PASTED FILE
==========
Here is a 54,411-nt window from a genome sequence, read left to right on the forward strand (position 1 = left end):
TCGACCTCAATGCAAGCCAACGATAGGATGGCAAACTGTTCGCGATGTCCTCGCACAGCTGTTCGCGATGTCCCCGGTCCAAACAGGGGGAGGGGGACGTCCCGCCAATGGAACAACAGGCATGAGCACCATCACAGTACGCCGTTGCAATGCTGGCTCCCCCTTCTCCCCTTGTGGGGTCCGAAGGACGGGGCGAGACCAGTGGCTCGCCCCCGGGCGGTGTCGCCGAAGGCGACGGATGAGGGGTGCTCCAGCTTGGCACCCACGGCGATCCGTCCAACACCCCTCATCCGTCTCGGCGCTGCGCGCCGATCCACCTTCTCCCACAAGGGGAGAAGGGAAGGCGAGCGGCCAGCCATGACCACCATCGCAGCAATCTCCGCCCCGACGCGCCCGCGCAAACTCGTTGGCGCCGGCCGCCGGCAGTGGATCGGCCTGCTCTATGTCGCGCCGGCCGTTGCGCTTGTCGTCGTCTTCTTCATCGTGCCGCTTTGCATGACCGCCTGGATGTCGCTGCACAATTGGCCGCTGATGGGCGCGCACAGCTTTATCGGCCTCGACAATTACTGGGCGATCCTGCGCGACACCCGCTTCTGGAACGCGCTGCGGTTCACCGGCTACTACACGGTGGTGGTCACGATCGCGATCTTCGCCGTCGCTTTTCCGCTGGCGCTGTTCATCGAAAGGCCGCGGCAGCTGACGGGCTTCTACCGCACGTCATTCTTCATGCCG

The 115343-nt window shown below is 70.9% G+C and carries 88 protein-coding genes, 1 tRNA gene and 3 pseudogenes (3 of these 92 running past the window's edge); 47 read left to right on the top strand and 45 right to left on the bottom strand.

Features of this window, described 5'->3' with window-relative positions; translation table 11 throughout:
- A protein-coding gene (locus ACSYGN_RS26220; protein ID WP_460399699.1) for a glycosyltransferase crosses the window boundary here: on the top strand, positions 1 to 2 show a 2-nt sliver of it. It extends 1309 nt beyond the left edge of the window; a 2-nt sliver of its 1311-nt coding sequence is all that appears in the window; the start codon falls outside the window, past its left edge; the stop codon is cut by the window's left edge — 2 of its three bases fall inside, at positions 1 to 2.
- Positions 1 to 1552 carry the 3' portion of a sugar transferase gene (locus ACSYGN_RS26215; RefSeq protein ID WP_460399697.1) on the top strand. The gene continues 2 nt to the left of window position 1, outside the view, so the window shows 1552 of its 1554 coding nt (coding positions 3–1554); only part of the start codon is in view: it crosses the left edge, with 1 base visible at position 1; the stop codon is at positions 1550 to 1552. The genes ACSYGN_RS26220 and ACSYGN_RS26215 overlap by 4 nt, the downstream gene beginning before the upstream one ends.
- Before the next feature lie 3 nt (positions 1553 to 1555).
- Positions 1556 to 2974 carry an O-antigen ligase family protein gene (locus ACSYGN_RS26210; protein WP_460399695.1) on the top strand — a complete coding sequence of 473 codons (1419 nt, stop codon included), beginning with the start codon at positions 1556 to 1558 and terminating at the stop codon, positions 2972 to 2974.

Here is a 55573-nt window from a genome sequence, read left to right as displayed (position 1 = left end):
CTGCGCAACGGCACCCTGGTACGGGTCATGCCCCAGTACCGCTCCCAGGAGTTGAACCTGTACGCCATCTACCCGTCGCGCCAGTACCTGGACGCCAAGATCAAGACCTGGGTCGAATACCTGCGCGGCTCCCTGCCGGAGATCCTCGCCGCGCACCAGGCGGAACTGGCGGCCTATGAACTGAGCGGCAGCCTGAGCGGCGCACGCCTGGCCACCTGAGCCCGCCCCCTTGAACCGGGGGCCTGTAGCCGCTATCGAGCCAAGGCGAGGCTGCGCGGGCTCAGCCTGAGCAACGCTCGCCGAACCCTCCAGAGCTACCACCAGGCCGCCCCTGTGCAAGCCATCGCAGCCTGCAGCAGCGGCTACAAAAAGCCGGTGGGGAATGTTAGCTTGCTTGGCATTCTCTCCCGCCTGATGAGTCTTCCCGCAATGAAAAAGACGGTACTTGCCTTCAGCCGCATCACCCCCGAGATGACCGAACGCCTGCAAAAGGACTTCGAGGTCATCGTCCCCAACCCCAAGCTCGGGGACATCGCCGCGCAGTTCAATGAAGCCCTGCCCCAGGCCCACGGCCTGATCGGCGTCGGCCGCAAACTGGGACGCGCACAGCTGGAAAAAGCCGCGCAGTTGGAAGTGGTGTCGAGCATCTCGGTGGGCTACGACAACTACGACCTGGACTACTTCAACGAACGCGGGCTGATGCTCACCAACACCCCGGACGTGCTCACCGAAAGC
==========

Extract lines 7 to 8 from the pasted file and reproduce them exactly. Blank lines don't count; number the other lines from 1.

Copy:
- Before the next feature lie 3 nt (positions 1553 to 1555).
- Positions 1556 to 2974 carry an O-antigen ligase family protein gene (locus ACSYGN_RS26210; protein WP_460399695.1) on the top strand — a complete coding sequence of 473 codons (1419 nt, stop codon included), beginning with the start codon at positions 1556 to 1558 and terminating at the stop codon, positions 2972 to 2974.